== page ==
This page explains how Kubernetes objects are represented in the Kubernetes API, and how you can express them in .yaml format.
Kubernetes objects are persistent entities in the Kubernetes system. Kubernetes uses these entities to represent the state of your cluster. Specifically, they can describe:
A Kubernetes object is a -once you create the object, the Kubernetes system will constantly work to ensure that object exists. By creating an object, yous desired state.
To work with Kubernetes objects?-whether to create, modify, or delete them-you`ll need to use the Kubernetes API. When you use the kubectl command-line interface, for example, the CLI makes the necessary Kubernetes API calls for you. You can also use the Kubernetes API directly in your own programs using one of the Client Libraries.
Almost every Kubernetes object includes two nested object fields that govern the object`s configuration: the object spec and the object status. For objects that have a spec, you have to set this when you create the object, providing a description of the characteristics you want the resource to have: its desired state.
The status describes the current state of the object, supplied and updated by the Kubernetes system and its components. The Kubernetes control plane continually and actively manages every object`s actual state to match the desired state you supplied.
For example: in Kubernetes, a Deployment is an object that can represent an application running on your cluster. When you create the Deployment, you might set the Deployment spec to specify that you want three replicas of the application to be running. The Kubernetes system reads the Deployment spec and starts three instances of your desired application-updating the status to match your spec. If any of those instances should fail (a status change), the Kubernetes system responds to the difference between spec and status by making a correction-in this case, starting a replacement instance.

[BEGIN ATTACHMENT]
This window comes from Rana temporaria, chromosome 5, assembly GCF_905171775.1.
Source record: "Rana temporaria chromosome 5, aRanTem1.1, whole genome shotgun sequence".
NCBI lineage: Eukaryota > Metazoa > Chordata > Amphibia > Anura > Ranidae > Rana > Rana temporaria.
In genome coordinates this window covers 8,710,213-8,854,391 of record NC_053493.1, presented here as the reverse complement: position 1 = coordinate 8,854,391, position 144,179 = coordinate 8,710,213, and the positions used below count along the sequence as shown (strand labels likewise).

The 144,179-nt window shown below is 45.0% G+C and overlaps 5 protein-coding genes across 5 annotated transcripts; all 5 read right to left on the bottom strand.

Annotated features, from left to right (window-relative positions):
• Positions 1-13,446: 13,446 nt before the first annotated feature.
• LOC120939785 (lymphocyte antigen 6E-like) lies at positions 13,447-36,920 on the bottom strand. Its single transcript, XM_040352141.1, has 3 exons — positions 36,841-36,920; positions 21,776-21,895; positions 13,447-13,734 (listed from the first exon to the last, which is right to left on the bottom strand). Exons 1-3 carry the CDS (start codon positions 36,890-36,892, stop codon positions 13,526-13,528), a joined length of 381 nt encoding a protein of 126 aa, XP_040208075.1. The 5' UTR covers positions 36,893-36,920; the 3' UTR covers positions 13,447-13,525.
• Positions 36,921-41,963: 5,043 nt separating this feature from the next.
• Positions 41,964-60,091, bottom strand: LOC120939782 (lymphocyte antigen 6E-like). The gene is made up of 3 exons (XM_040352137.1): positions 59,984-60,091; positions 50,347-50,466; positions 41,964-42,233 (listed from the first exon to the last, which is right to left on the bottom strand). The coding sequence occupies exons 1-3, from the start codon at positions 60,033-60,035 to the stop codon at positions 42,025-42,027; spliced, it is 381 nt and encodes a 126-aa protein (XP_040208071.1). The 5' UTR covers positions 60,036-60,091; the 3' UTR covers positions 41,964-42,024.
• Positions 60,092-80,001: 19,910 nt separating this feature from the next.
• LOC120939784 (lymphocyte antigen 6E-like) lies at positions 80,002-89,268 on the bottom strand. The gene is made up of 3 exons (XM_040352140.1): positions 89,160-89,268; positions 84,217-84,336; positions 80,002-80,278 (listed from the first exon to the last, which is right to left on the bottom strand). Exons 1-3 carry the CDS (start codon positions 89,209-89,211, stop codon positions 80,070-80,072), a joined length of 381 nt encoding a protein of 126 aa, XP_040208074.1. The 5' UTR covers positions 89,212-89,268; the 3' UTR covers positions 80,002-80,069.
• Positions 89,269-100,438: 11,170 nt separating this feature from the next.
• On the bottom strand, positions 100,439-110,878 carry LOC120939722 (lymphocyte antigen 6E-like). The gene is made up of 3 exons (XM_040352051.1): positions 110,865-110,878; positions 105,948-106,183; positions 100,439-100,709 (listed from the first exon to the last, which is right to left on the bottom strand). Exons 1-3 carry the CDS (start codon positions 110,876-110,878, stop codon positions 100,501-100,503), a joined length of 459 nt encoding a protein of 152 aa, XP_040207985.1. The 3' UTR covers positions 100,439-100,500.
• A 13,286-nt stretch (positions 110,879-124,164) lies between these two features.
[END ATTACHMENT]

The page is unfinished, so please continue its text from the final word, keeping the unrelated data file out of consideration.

For more information on the object spec, status, and metadata, see the Kubernetes API Conventions.
When you create an object in Kubernetes, you must provide the object spec that describes its desired state, as well as some basic information about the object (such as a name). When you use the Kubernetes API to create the object (either directly or via kubectl), that API request must include that information as JSON in the request body. Most often, you provide the information to kubectl in a .yaml file. kubectl converts the information to JSON when making the API request.
Here`s an example .yaml file that shows the required fields and object spec for a Kubernetes Deployment:
In the .yaml file for the Kubernetes object you want to create, you`ll need to set values for the following fields:
The precise format of the object spec is different for every Kubernetes object, and contains nested fields specific to that object. The Kubernetes API Reference can help you find the spec format for all of the objects you can create using Kubernetes. For example, the spec format for a Pod can be found in PodSpec v1 core, and the spec format for a Deployment can be found in DeploymentSpec v1 apps.
There may be the need to record some actions on objects that do not result in changes to the object content. For example, copying the object to new storage or validating fixity and finding nothing amiss. The log directory is the location in an OCFL object where such events can be recorded. The OCFL does not make any assumptions about the contents of this directory but, if it exists, then its contents will not be subject any validation processes.
Forward delta differencing is a key, though optional, feature of the OCFL that means that parts of an OCFL object version that are unchanged from a previous version are not stored again. This has the potential to significantly improve storage efficiency when objects have multiple versions, whether through ongoing curatorial action or the accessioning of updated material.
When a new version of an OCFL Object is created from an earlier version and a client wishes to implement forward delta differencing, then the possible file operations are handled in the following manner (with reference to the state and manifest blocks of the OCFL object`s inventory file):